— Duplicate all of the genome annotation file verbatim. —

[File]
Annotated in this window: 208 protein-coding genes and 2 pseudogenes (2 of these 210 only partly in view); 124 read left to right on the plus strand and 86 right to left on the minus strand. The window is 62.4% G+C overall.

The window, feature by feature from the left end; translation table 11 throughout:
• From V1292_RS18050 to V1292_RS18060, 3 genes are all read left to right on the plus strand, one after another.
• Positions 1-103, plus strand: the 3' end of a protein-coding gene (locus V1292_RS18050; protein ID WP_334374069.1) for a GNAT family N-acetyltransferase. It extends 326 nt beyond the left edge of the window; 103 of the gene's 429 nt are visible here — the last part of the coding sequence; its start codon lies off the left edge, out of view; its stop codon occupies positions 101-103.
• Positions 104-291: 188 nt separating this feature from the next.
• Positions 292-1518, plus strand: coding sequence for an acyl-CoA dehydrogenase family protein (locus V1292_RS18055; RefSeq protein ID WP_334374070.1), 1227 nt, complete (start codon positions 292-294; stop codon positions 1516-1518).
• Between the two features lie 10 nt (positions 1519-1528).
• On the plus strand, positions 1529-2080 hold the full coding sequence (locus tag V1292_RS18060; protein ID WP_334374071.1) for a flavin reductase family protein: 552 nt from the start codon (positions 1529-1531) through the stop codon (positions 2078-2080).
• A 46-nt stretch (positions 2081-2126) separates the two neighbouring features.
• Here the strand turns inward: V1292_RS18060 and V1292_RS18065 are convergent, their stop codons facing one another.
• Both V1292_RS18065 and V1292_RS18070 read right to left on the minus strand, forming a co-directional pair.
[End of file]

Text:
Annotated in this window: 208 protein-coding genes and 2 pseudogenes (2 of these 210 only partly in view); 124 read left to right on the plus strand and 86 right to left on the minus strand. The window is 62.4% G+C overall.

The window, feature by feature from the left end; translation table 11 throughout:
• From V1292_RS18050 to V1292_RS18060, 3 genes are all read left to right on the plus strand, one after another.
• Positions 1-103, plus strand: the 3' end of a protein-coding gene (locus V1292_RS18050; protein ID WP_334374069.1) for a GNAT family N-acetyltransferase. It extends 326 nt beyond the left edge of the window; 103 of the gene's 429 nt are visible here — the last part of the coding sequence; its start codon lies off the left edge, out of view; its stop codon occupies positions 101-103.
• Positions 104-291: 188 nt separating this feature from the next.
• Positions 292-1518, plus strand: coding sequence for an acyl-CoA dehydrogenase family protein (locus V1292_RS18055; RefSeq protein ID WP_334374070.1), 1227 nt, complete (start codon positions 292-294; stop codon positions 1516-1518).
• Between the two features lie 10 nt (positions 1519-1528).
• On the plus strand, positions 1529-2080 hold the full coding sequence (locus tag V1292_RS18060; protein ID WP_334374071.1) for a flavin reductase family protein: 552 nt from the start codon (positions 1529-1531) through the stop codon (positions 2078-2080).
• A 46-nt stretch (positions 2081-2126) separates the two neighbouring features.
• Here the strand turns inward: V1292_RS18060 and V1292_RS18065 are convergent, their stop codons facing one another.
• Both V1292_RS18065 and V1292_RS18070 read right to left on the minus strand, forming a co-directional pair.